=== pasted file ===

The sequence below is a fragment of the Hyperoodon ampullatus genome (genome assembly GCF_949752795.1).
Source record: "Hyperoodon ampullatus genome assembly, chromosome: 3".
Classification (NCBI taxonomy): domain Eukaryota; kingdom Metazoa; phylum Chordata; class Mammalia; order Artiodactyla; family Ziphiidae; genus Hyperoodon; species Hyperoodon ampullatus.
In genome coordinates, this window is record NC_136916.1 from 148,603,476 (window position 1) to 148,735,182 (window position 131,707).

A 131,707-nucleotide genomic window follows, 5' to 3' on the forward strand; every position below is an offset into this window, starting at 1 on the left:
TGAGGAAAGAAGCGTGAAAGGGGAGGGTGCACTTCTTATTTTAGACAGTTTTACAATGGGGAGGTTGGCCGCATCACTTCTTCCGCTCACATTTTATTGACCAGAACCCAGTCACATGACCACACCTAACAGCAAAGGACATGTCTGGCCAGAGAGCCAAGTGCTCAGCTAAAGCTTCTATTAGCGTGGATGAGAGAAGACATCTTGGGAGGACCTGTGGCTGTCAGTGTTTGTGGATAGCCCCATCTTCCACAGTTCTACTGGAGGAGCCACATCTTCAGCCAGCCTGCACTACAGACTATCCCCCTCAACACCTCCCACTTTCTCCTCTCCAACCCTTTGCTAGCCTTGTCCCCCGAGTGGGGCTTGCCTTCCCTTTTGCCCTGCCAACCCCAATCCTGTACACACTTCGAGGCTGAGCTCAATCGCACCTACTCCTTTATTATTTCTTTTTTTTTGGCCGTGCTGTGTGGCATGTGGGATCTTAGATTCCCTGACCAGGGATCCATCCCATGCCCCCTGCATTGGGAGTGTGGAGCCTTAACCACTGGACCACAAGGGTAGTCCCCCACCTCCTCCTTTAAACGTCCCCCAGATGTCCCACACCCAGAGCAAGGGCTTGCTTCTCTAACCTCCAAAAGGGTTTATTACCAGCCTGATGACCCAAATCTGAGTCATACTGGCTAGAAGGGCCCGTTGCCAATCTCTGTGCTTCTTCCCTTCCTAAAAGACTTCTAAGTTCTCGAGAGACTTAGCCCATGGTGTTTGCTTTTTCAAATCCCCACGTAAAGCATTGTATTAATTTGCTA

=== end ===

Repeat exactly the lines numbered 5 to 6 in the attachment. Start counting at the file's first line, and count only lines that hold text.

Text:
A 131,707-nucleotide genomic window follows, 5' to 3' on the forward strand; every position below is an offset into this window, starting at 1 on the left:
TGAGGAAAGAAGCGTGAAAGGGGAGGGTGCACTTCTTATTTTAGACAGTTTTACAATGGGGAGGTTGGCCGCATCACTTCTTCCGCTCACATTTTATTGACCAGAACCCAGTCACATGACCACACCTAACAGCAAAGGACATGTCTGGCCAGAGAGCCAAGTGCTCAGCTAAAGCTTCTATTAGCGTGGATGAGAGAAGACATCTTGGGAGGACCTGTGGCTGTCAGTGTTTGTGGATAGCCCCATCTTCCACAGTTCTACTGGAGGAGCCACATCTTCAGCCAGCCTGCACTACAGACTATCCCCCTCAACACCTCCCACTTTCTCCTCTCCAACCCTTTGCTAGCCTTGTCCCCCGAGTGGGGCTTGCCTTCCCTTTTGCCCTGCCAACCCCAATCCTGTACACACTTCGAGGCTGAGCTCAATCGCACCTACTCCTTTATTATTTCTTTTTTTTTGGCCGTGCTGTGTGGCATGTGGGATCTTAGATTCCCTGACCAGGGATCCATCCCATGCCCCCTGCATTGGGAGTGTGGAGCCTTAACCACTGGACCACAAGGGTAGTCCCCCACCTCCTCCTTTAAACGTCCCCCAGATGTCCCACACCCAGAGCAAGGGCTTGCTTCTCTAACCTCCAAAAGGGTTTATTACCAGCCTGATGACCCAAATCTGAGTCATACTGGCTAGAAGGGCCCGTTGCCAATCTCTGTGCTTCTTCCCTTCCTAAAAGACTTCTAAGTTCTCGAGAGACTTAGCCCATGGTGTTTGCTTTTTCAAATCCCCACGTAAAGCATTGTATTAATTTGCTA